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android tests with mockito

Android Testing pt. 1.2 | Local Unit Tests With Mockito

This is the second part of the tutorial about Android local unit tests. Today we’ll learn some Mockito and what we can do with it

Purpose of Mockito

So if you’re not much into testing – you might’ve just heard about this library or even not. Mockito helps you to abstract from other modules/classes and still focus on one class in your unit tests. Even if it depends on other classes

So what do I mean by that? Let’s say we have a slightly more complex class that we want to test than in the previous post. That class has many dependencies, which means that if we want to test it – it’s not going to be a unit test anymore. Again, unit – means one class/method, not  a whole package or module test

So with Mockito you can ignore those dependencies and focus on just one class/method that you’re testing. And if you actually need mocked classes to return something – you can implement it as well

Design First

So I went through this awesome tutorial, which covers unit tests not so much, but there’s a GitHub repo, which has everything that’s not in the tutorial

And the first thing they covered was MVP (Model View Presenter) architecture design. Now I’ve heard it many times, but never really understood was it’s all about and why should I care. The way I’m writing code is XML layouts with Data Binding for some small display logic and activities/ fragments for the rest, like networking, user interactions etc

Now, why I’m taking the time to talk about MVP is because, without it, it seems way harder to write unit tests for your app. Remember, Google recommends to write 70% of unit tests? This means unit tests should cover your fragments/activities and more

And usually with the way I currently write code, setting up my fragments for unit testing would take me lots of time or even would be nearly impossible. Because it’s like one atomic entity

This is definitely a huge topic and it needs many examples, so I’ll make a tutorial in the future

What you need to understand is that View has access to your layout, views. It will take care of updating layout, it has public methods, declaring what basically it can do

Model is your API for backend/database or any way to retrieve some data to display

And Presenter is your user interactions, all the main logic. It sits on top of everything and talks to model/view.

android tests with mockito


Mockito setup

Add this Gradle dependency


So here’s the example I wanna show you, it’s going to be a chat activity with user input at the bottom. Just as one side only conversation, to add messages to the list. First, we create a contract interface, because it helps to think at a higher abstraction first.

So the send button will go grey/disabled when an input is empty. In the regular approach, I would just write everything in activity. But this is MVP and you might think of it as an overhead, but it helps in testing, makes you think of architecture design and I believe will make your code cleaner in the end.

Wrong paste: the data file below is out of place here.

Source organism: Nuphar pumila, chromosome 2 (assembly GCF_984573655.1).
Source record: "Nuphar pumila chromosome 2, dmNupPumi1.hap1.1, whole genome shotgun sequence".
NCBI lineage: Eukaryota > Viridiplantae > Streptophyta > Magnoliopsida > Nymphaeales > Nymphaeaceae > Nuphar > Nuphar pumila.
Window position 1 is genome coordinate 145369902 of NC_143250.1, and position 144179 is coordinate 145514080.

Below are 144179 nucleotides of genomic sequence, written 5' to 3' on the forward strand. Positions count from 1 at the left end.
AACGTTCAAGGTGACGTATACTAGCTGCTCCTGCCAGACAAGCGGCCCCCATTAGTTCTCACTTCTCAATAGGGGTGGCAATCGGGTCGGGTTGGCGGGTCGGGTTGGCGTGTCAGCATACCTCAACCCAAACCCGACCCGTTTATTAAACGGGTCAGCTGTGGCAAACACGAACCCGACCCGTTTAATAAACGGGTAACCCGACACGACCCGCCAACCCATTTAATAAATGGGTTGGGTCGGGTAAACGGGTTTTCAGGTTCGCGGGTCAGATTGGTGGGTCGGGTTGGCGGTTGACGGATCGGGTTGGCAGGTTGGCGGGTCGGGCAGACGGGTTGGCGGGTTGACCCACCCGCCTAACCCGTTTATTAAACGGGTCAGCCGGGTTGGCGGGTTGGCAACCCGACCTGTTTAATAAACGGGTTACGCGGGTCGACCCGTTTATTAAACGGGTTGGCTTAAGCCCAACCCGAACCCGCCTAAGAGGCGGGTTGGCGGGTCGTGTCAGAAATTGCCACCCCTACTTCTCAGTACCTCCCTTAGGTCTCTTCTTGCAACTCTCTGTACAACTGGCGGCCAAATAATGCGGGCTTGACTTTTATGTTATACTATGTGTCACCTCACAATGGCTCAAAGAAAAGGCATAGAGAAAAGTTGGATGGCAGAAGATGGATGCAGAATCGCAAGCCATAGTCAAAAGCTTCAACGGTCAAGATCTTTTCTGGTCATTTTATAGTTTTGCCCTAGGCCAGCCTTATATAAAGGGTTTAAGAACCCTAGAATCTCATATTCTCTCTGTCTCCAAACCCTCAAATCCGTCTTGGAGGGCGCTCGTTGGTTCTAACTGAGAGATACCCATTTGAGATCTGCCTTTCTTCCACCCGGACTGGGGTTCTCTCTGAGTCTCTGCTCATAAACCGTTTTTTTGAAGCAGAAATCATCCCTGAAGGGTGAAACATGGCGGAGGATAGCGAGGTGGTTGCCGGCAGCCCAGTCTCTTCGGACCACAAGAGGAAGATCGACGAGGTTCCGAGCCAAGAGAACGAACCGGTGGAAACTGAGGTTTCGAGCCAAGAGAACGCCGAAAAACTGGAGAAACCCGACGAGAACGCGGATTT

I applied a passive view architecture solution which means that View shouldn’t have any logic at all. It just updates UI, delegates all user interactions to Presenter. Meaning that for EditTextView’s text change listener we delegate logic to Presenter, then it checks if string is empty – tell a view to disable send button, otherwise enable it

Let’s add some stub classes. In this post, we’re just testing a Presenter and since MVP is so modular, we don’t even need to implement anything from activity/layouts to test our Presenter

Unit Tests

And we can start implementing our tests already. Remember, tests come first

You annotate objects with @Mock and then call MockitoAnnotations.initMocks(). Now we can just pass this object and call its methods. Without Mockito it would through a NullPointerException.

This way we make sure that our ChatPresenter does call View’s methods that it suppose to, keeping tests very narrow


And here’s ChatPresenter implementation that passes all tests


android tests with mockito


What we did is we built a some kind of framework using MVP architecture and tested part of it, without testing any UI state/changes. We just tested that our user interactions call correct methods, wihout even knowing what they do/testing them. And withouy any api of a model to keep it focused on tests.

This is not a complete overview of Mockito, but more like a sneak peak. I’m sticking with testing topic for a while, so stay tuned for more cool stuff. If you want to learn about MVP – check this great post

We’ll see what we can do with Robolectric in the future post


About the Author Ihor Klimov

Formerly an Android developer, lately picked up some Flutter. This blog is everything that I find exciting about Android and Flutter development. Stay tuned and hope to see you again!